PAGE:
Publication Type:Journal Article
Source:Studies in Conservation, Volume 60, Number 2, p.131-139 (2015)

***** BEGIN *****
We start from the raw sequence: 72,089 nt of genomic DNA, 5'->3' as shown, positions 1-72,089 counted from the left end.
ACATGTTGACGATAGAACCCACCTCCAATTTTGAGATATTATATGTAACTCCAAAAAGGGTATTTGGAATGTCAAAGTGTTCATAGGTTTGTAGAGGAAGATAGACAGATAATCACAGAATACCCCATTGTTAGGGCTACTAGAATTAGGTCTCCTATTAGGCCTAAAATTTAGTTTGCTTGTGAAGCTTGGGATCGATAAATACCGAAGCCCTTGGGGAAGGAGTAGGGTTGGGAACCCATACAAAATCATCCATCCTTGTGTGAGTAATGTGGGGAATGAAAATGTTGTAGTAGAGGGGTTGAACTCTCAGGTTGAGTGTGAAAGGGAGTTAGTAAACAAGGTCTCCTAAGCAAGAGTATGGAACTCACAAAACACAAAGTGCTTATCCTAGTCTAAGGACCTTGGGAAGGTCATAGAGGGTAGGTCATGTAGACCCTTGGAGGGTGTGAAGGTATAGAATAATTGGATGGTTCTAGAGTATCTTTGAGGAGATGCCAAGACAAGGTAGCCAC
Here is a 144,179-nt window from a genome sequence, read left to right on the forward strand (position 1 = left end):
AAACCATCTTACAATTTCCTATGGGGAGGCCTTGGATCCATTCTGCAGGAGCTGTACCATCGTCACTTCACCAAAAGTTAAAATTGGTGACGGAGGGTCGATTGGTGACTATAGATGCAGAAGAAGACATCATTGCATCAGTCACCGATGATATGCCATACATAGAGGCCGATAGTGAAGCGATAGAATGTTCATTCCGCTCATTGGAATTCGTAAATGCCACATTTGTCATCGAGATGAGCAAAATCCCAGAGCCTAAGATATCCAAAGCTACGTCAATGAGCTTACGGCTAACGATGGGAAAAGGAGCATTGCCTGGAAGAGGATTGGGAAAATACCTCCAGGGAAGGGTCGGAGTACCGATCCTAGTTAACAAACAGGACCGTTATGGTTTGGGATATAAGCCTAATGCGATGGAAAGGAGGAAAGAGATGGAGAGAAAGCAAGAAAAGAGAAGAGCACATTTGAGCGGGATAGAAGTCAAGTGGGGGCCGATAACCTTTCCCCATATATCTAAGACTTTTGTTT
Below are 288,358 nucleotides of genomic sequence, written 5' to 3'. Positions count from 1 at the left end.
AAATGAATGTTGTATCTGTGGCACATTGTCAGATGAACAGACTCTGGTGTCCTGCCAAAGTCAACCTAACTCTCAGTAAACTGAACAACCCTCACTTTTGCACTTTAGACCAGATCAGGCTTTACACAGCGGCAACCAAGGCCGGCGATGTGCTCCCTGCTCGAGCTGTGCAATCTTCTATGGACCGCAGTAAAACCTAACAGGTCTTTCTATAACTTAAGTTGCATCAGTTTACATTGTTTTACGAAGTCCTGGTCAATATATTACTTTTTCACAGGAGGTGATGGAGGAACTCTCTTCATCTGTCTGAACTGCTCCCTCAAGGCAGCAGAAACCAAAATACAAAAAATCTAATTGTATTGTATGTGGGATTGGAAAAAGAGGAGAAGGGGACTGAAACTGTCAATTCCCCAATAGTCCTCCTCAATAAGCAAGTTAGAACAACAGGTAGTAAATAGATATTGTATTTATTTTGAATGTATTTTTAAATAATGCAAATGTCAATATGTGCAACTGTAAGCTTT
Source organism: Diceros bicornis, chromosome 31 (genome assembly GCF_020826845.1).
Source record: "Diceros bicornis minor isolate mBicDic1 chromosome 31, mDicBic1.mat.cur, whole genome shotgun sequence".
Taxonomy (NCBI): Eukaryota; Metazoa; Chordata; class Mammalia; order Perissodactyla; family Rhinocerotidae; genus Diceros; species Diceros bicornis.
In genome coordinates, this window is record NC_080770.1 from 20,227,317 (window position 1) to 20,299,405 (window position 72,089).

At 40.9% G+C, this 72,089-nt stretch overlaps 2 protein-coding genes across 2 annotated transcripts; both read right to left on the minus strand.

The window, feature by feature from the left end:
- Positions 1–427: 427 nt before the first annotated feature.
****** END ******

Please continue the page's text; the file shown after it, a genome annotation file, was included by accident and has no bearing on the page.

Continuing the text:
The aim of this work is to study the surface modifications of chestnut (Castanea sativa Mill.) wood by reflectance spectrophotometry and Fourier transform infrared spectroscopy (FTIR) in order to understand the mechanisms that cause changes and to suggest possible solutions to avoid degradation phenomena. The experimental data were statistically treated to evaluate their significance. Concerning the surface protection of wood, starting from the results obtained by testing different commercial products, attention was focused on a novel organic preservative/consolidant product (Linfoil®) that has attracted great interest in the field of conservation of wooden artifacts. Color monitoring showed that wood surface color undergoes an important variation due to photoirradiation, occurring within the first 24 hours and mainly due to L* decrease and b* increase. Though the protective treatment modifies wood color, nevertheless the product tested seems to protect the wood surface by reducing photoyellowing. FTIR analysis indicated that irradiation caused the degradation of lignin and increased the concentration of the chromophore groups on the wood surface. Changes in the chromaticity coordinates can be linked to the degradation of lignin and to increase of the concentration of carbonyl groups.